Sunday, March 13, 2011

Intense TDD Focus Not So Healthy?

I believe in the value a TDD/BDD approach yields. However, I have seen great software produced with no unit tests at all and really poor code produced with lots of tests.

TDD is one perspective of many that affect the outcome of the quality of your software, so for some time now, I have been a little bewildered by the somewhat over-the-top hype surrounding TDD.

Now I have finally figured out what it is that bugs me so much about the current trend of TDD/BDD hysteria.

During the design process, I think about the various alternatives - at varying levels of abstraction - weigh up their pros and cons, discuss with the team and consider the impact on the overall architecure.

Sometimes, working with pro-TDD people, I find that I am under pressure to make key design decisions as quick as a keystroke, because I cannot have a failing test for more than a few minutes - right? I am given very little think time. Which is what I feel great design is all about - thinking!

TDD provides a great perspective on micro level design, and provides us with a more solid API with the focus on test/specification as a client of the code under test. Even so, I still think there is a tendency to proceed a little too quickly at the cost of considering the alternatives, but sometimes at this level of abstraction, the building blocks are smaller and so there is less to keep in the brain at once.

At the macro level though, we often want consider the various responsibilities, whether things fit neatly within the existing architectural and design constraints and mechanisms and put more of a focus on the non-functionals as well.

Which is more important? This has been the focus of argument between the design/architecture and programmer/developer communities for some time. My feeling is that they are equally important. What's more, there is no artificial dividing line between architecure and code, there is a single continuum and great developers and architects constantly think and adapt along the continuum. There is effectively no difference between great developers and great software architects. Others remain stuck, constrained at the specific levels of abstraction about which they care.

2 comments:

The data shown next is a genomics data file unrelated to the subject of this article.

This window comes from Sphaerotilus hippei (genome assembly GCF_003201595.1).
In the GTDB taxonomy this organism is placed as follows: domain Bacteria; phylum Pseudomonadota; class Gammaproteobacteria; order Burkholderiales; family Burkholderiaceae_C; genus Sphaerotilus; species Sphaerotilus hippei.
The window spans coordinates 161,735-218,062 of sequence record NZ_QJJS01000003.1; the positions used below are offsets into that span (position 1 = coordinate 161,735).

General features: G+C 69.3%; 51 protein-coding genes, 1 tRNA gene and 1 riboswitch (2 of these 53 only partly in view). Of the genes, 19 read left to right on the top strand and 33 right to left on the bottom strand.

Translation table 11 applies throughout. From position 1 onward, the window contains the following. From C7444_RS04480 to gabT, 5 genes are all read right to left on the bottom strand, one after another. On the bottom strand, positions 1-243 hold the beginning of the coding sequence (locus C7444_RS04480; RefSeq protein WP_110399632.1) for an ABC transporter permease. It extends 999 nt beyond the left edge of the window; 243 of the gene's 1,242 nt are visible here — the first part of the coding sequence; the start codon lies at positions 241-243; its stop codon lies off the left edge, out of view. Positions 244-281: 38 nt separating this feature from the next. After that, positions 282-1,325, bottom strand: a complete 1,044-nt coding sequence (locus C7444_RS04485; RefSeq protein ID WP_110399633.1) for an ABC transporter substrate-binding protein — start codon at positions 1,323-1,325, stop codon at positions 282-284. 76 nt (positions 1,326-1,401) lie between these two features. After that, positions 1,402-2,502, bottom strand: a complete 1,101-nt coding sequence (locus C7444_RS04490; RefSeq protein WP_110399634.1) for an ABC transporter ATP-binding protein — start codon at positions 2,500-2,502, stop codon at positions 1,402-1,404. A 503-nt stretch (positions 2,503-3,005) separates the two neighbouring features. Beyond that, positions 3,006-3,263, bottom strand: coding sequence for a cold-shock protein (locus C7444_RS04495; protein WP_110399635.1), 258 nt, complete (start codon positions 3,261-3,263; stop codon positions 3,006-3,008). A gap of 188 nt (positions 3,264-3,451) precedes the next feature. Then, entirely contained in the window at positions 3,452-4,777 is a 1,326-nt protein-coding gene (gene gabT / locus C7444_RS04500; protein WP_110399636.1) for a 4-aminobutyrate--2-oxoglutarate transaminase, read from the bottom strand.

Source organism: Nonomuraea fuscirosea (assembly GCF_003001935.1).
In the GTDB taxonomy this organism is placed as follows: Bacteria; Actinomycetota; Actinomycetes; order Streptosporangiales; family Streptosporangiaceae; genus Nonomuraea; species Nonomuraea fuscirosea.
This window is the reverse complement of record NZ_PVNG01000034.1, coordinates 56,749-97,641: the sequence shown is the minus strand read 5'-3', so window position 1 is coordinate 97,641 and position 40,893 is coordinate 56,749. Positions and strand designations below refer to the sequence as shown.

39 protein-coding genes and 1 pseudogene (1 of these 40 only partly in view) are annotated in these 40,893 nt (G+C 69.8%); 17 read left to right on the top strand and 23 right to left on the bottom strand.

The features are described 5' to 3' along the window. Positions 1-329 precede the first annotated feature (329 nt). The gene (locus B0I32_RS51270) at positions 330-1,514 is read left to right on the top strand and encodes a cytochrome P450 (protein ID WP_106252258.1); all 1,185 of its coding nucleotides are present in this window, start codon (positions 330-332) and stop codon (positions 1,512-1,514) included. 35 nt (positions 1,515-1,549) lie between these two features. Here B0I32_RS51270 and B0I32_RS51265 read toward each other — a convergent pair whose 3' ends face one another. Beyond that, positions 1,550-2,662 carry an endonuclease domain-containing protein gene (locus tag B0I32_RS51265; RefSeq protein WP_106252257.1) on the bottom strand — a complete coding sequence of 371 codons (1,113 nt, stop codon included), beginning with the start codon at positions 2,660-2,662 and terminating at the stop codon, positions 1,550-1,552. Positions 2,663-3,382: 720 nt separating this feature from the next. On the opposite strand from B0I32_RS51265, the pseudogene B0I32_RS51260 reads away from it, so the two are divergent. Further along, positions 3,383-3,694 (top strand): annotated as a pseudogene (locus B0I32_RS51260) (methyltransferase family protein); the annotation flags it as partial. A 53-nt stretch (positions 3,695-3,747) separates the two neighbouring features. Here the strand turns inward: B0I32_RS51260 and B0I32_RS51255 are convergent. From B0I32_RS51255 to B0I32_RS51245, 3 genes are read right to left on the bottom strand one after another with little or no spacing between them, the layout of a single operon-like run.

Paul Beckford said...

Hi Andrew,

I like to think of a computer as a blank canvas, and the gigabytes of random access memory as an awaiting medium. Making an impression on that medium that is purposeful, expressive, long lived and aesthetically pleasing is an act of artistic creation.

Just like art there is a subject, a domain which the artis wants to capture. Then there are the tools, the ink and the quiver. Finally there is the medium itself, the vocabulary and the grammer of the chosen means of expression.

One way to think of a programmer is as a novelist. Great novels have both micro and macro structure. Both of these structures are in tune with each other, and there is a consistency of style as you move from the narrative at one level of abstraction to another.

Just like a good novelist needs to know how to produce a compelling plot, alongside an adept sentence, so does a good programmer need to know how to arrive at a compelling architecture alongside an adept unit of code.

Being able to rapidly traverse this ladder of abstraction is a skill in itself. For the best developers this ability becomes intuitive.

What you are describing here is a lack of skill. Knowing when to focus on what, born from insufficient mentorship, and deliberate practice. In my mind there are actually three aspects to it. Modelling the domain, modelling the macro solution and modelling the micro solution. A good developer does all three at the same time. You can't afford to ignore any of these, which is why Ken Beck characterised programming as:

* Listening
* Designing
* Testing
* Coding

This is programming. This is software development. All other labels are just noise :)

http://programming-motherfucker.com/

Take care,

Paul.

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